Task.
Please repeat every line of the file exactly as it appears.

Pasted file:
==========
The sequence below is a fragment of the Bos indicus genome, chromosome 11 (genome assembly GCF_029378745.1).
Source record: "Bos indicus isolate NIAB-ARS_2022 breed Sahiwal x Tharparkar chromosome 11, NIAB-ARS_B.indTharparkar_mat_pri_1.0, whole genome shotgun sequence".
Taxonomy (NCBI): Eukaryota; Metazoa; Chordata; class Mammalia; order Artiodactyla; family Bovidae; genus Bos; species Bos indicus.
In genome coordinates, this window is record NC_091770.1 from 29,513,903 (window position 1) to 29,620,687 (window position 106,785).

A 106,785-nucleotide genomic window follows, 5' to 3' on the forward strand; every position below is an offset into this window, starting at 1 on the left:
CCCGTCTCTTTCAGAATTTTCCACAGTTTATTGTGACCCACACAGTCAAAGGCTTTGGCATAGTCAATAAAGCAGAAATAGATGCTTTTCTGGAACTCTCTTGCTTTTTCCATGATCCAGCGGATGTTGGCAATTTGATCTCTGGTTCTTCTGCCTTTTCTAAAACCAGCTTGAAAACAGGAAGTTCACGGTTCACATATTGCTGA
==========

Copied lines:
The sequence below is a fragment of the Bos indicus genome, chromosome 11 (genome assembly GCF_029378745.1).
Source record: "Bos indicus isolate NIAB-ARS_2022 breed Sahiwal x Tharparkar chromosome 11, NIAB-ARS_B.indTharparkar_mat_pri_1.0, whole genome shotgun sequence".
Taxonomy (NCBI): Eukaryota; Metazoa; Chordata; class Mammalia; order Artiodactyla; family Bovidae; genus Bos; species Bos indicus.
In genome coordinates, this window is record NC_091770.1 from 29,513,903 (window position 1) to 29,620,687 (window position 106,785).

A 106,785-nucleotide genomic window follows, 5' to 3' on the forward strand; every position below is an offset into this window, starting at 1 on the left:
CCCGTCTCTTTCAGAATTTTCCACAGTTTATTGTGACCCACACAGTCAAAGGCTTTGGCATAGTCAATAAAGCAGAAATAGATGCTTTTCTGGAACTCTCTTGCTTTTTCCATGATCCAGCGGATGTTGGCAATTTGATCTCTGGTTCTTCTGCCTTTTCTAAAACCAGCTTGAAAACAGGAAGTTCACGGTTCACATATTGCTGA